The connection between infection and malignancy is well studied. Knoll et al. in their expert review reported that “infections are estimated to be responsible for up to 25% to 50% of all cancers that occur in humans.” In their 18 Pearl review, they provide examples of infections caused by viruses, bacteria, parasites, and fungi with their contribution to the development of malignancy. A summary of the prior research investigating infection-associated malignancy risk states infections can promote carcinogenesis by three main mechanisms: chronic inflammation due to the persistence of an infectious agent in the host; insertion of oncogenes into the host genome; and reduced immune surveillance as a result of immunosuppression [14]. Two of the most well-known flukes or parasites associated with carcinogenesis include Schistosoma haematobium infection and its association with cancer of the urinary bladder; and the liver flukes, Clonorchis sinensis and Opisthorchis viverrini, which are associated with cholangiocarcinoma of the liver [15]. Despite the classification of these specific parasites as carcinogens, no correlation has been proposed for S. stercoralis in colorectal cancer. S. stercoralis colitis often remains asymptomatic for decades, predisposing individuals to chronic inflammation of the gut and colon. Mucosal damage caused by parasites, their eggs, or secreted products can lead to restorative hyperplasia of damaged tissue. Additionally, S. stercoralis, like other parasites, could have immunomodulating capabilities that alter the immune response between Th1 and Th2 signaling, which would provide a microenvironment that hinders immune surveillance [16]. This immune modulation has been well documented with other parasites including protozoa such as Toxoplasma gondii and Trypanosoma cruzi as outlined by Callejas et al. [15]. Physical damage and/or immunomodulation may create a microenvironment conducive to the development of neoplasia [5]. A large cohort study of 5209 cancer patients investigated the association of coinfection with S. stercoralis and HTLV-1 with cancer and showed that S. stercoralis infection was associated with an increased occurrence of liver cancer and lymphoma [7]. A proposed mechanism for this interaction suggests the S. stercoralis antigen may stimulate HTLV-1-infected cell replication by activating the IL-2/IL-2R system in dually infected patients, potentially fostering the development of adult T-cell leukemia in this population [17]. A case report describing a Korean patient presenting with both S. stercoralis infection and early gastric adenocarcinoma showed S. stercoralis adults and eggs associated with gastric adenocarcinoma and adenoma tissues suggesting a possible causative role of S. stercoralis infection [8]. Another case report identified S. stercoralis in a duodenal biopsy from a patient found to have colorectal cancer, which also suggests a potential correlation between S. stercoralis and cancer development [3]. An association between colorectal cancer with chronic S. stercoralis has also been reported in a Columbian patient case report [18]. Hirata et al. demonstrated an increased prevalence of S. stercoralis infection in patients with biliary tract cancer compared to control patients, suggesting S. stercoralis infection as a risk factor for malignancies in the hepato-pancreato-biliary system [9]. The associations between parasitic infections and human cancers are well documented. Two parasites, S. haematobium and O. viverrini, are definitive causes of cancer while S. mansoni, S. japonicum, and Clonorchis sinensis are well known to be associated with cancer. However, studies demonstrating the correlation between S. stercoralis infection and cancer are rare in the literature.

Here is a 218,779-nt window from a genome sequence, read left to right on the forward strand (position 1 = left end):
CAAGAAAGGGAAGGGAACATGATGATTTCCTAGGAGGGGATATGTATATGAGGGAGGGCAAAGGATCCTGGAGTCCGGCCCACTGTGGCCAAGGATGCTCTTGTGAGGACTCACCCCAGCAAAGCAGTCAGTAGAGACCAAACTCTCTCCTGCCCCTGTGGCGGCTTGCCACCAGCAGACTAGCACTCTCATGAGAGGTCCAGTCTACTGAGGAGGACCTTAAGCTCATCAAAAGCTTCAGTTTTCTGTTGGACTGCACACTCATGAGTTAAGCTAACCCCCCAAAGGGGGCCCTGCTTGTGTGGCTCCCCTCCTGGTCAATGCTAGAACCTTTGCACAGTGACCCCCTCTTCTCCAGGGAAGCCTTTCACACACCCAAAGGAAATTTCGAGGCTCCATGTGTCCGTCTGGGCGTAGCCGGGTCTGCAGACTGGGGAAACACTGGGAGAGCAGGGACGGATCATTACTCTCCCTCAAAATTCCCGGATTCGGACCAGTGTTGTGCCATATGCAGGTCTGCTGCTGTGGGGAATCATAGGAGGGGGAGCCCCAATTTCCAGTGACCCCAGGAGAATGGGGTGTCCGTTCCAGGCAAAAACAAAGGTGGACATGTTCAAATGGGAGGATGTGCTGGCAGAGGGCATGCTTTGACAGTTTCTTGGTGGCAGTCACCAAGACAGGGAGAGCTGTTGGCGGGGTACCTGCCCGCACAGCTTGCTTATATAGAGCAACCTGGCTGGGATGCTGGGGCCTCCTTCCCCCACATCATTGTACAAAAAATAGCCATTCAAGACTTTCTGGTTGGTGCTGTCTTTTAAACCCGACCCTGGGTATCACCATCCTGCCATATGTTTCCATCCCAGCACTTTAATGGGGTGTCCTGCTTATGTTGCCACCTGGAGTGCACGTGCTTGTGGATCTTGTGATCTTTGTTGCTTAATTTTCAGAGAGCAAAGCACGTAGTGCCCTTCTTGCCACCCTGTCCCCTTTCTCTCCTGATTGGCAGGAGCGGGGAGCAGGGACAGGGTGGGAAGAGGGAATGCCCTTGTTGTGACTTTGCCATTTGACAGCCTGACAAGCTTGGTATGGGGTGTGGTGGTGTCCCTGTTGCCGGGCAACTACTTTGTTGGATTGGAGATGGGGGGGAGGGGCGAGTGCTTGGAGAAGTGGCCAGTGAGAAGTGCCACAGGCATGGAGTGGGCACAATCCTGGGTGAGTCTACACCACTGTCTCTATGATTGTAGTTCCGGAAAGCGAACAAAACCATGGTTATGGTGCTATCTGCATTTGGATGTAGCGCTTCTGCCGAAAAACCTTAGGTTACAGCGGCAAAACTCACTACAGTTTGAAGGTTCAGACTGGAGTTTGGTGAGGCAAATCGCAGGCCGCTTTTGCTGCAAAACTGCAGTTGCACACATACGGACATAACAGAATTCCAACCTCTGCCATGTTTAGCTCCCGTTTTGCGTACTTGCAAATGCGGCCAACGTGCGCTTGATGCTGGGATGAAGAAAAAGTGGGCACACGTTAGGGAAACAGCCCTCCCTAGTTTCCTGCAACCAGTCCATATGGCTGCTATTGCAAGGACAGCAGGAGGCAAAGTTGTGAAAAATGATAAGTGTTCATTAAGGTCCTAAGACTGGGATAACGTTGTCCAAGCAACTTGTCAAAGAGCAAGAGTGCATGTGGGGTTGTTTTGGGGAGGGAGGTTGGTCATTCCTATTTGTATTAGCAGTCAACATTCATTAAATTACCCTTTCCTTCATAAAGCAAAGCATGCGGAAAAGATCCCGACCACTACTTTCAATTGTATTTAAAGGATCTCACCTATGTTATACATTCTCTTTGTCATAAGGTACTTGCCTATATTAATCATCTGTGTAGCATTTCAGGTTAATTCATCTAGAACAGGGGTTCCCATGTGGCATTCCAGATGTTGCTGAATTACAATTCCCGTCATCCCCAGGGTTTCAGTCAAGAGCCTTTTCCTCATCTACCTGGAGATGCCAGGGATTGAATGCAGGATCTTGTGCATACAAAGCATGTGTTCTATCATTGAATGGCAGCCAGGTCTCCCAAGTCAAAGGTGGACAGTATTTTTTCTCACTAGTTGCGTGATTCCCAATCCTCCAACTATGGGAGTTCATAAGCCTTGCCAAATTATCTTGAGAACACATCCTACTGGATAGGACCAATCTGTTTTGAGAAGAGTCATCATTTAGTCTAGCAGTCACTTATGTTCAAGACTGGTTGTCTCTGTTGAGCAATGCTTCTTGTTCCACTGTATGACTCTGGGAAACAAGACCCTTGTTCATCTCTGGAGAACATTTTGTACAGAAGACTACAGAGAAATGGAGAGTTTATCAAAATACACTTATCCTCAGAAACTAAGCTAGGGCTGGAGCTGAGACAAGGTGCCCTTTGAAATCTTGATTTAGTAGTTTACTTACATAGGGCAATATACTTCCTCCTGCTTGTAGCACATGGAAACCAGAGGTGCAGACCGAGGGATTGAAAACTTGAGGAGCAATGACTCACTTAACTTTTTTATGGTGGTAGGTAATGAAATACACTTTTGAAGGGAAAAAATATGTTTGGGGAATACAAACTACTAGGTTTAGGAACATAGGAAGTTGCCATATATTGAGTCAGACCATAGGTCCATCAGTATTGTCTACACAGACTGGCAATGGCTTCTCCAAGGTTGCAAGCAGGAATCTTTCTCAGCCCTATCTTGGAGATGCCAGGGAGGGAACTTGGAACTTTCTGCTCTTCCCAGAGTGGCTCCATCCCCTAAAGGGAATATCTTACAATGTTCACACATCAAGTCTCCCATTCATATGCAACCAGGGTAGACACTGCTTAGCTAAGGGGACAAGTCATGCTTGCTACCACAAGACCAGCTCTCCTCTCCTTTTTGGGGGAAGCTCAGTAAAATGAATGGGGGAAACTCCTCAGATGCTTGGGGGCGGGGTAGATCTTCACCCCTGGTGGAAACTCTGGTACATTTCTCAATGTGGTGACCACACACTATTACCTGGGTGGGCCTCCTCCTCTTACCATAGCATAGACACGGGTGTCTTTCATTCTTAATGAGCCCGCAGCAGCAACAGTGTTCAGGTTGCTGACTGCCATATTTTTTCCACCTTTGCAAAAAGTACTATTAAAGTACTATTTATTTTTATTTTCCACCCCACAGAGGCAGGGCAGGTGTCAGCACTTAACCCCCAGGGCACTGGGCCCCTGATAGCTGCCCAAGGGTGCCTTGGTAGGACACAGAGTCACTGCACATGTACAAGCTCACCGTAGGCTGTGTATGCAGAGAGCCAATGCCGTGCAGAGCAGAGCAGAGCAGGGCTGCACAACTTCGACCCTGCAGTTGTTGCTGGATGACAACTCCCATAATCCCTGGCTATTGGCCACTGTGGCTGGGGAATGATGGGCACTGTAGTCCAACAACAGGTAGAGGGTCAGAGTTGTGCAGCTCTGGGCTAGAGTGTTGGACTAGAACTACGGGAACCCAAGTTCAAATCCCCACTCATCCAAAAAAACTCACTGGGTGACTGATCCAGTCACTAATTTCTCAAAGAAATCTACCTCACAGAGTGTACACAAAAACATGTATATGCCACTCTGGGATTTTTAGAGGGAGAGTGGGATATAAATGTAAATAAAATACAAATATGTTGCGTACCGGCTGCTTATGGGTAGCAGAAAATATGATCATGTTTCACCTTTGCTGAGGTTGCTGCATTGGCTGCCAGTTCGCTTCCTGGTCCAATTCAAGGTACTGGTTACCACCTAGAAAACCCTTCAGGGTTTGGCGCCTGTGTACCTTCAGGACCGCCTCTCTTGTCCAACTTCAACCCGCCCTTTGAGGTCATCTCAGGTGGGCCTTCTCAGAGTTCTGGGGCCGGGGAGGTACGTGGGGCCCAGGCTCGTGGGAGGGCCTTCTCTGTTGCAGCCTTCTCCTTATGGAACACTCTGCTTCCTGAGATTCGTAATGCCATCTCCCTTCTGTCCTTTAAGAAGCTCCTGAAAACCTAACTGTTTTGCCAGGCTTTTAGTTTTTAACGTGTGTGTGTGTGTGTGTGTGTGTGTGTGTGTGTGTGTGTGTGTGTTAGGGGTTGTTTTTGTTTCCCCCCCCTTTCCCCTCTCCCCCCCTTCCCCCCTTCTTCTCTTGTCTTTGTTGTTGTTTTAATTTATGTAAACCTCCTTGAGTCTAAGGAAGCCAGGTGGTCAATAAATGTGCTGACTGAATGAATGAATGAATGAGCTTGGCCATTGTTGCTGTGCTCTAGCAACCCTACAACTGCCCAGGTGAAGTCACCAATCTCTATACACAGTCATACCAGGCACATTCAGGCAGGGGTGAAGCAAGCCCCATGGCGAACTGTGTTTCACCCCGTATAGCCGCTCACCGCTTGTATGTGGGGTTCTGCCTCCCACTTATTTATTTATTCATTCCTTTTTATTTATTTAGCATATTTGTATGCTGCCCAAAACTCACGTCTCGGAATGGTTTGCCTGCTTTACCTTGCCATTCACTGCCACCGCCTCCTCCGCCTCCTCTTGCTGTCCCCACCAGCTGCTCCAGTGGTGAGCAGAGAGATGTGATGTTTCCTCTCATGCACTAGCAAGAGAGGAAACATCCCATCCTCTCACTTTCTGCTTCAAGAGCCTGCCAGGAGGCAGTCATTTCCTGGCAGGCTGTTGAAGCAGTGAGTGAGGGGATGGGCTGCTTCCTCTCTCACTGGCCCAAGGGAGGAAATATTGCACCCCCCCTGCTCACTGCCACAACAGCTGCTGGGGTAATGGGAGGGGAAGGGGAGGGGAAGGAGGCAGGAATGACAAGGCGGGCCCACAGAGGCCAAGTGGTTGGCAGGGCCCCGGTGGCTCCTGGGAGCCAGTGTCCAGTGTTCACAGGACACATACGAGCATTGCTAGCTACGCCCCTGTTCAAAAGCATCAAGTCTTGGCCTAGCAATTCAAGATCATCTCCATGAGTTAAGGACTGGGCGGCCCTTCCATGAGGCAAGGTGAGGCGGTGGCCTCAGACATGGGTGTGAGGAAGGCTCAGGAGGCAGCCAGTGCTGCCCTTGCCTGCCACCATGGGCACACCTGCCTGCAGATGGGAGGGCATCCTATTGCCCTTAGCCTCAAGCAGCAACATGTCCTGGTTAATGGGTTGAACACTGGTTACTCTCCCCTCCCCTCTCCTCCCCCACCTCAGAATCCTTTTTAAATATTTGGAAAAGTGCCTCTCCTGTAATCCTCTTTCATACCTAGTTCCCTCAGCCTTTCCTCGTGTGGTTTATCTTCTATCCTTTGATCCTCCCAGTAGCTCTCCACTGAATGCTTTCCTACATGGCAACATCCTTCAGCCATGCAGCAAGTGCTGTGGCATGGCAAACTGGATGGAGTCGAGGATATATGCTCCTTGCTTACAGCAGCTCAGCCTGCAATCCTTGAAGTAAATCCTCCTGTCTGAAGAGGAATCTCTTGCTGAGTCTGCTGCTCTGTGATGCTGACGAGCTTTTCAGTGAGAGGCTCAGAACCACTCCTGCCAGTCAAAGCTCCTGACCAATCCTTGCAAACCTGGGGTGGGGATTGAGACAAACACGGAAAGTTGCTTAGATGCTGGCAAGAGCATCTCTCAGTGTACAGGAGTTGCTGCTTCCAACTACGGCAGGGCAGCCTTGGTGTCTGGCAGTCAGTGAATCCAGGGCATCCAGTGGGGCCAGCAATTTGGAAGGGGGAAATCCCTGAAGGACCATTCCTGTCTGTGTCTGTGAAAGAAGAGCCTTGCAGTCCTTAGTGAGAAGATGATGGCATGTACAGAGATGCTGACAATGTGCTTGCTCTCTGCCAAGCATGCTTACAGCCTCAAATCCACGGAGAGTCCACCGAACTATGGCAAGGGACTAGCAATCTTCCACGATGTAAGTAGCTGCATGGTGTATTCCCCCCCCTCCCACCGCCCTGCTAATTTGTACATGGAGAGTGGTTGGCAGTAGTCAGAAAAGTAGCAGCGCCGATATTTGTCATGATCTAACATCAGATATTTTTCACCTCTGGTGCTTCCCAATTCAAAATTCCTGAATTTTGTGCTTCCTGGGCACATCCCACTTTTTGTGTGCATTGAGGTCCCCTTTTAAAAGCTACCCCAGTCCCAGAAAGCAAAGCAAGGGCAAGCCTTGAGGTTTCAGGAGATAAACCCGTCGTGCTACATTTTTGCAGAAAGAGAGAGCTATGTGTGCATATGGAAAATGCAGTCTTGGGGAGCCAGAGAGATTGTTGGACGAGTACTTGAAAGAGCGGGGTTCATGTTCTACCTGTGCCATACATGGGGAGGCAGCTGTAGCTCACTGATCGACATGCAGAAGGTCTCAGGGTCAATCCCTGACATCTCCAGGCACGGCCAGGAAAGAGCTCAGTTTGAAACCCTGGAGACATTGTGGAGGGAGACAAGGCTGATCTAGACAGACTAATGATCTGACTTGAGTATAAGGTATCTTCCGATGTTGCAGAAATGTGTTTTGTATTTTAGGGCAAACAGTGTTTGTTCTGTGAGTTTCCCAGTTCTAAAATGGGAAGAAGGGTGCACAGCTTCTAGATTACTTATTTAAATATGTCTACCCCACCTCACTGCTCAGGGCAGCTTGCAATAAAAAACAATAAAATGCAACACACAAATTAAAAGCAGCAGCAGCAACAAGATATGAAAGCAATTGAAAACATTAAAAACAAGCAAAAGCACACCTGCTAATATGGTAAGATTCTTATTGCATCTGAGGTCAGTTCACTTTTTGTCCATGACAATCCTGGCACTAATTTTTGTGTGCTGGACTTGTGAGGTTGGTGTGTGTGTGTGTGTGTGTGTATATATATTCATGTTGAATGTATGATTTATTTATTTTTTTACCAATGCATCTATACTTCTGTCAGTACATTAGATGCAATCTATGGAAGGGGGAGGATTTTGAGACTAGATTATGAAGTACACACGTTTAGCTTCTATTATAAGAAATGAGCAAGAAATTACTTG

In our case, we were able to detect S. stercoralis larvae in the patient’s stool samples; however, we were unable to detect eggs or worms in the patient’s surgical biopsy or colorectal adenocarcinoma (after the first dose of ivermectin was administered). Review of outpatient records did demonstrate chronic GI complaints. Our observations and the aforementioned studies suggest that S. stercoralis infection, leading to chronic inflammation, may not only serve as a cofactor for induction of HTLV-1 lymphoma but may also stimulate induction of colon carcinogenesis by direct epithelial injury and/or activation of the host immune response. However, additional research is needed to identify specific mechanisms concerning the role of S. stercoralis infection in colon carcinogenesis [15]. An alternative argument includes that patients with immunosuppression are at higher risk of developing parasitic infection. The study conducted by Machado et al. addresses the alternative hypothesis by looking at the frequency of S. stercoralis infection in patients with gastrointestinal cancer versus other types of cancer (bladder, breast, melanoma, lung, and uterus). The study shows that the diagnosis of S. stercoralis infection was significantly higher in patients with gastrointestinal cancer than in non-gastrointestinal cancer patients [19]. In another study evaluating the prevalence of S. stercoralis infection in patients being treated for cancer, it was shown that the overall prevalence of S. stercoralis infection in these patients was low [6].

4. Conclusion

Strongyloides stercoralis infection is among the most neglected and elusive parasitic conditions worldwide. Our case report is among the few cases that support an association between gastrointestinal cancer and chronic S. stercoralis infection. We propose that chronic S. stercoralis infection may be a risk factor for gastrointestinal cancer. Further research to clarify the mechanism of increased cancer risk is needed to emphasize the importance of ruling out S. stercoralis infection in cancer patients of endemic areas, particularly those with gastrointestinal malignancy.

Data Availability

No data were used to support this study.

Patient consent was obtained prior to submission.

Conflicts of Interest

The authors declare that they have no conflicts of interest.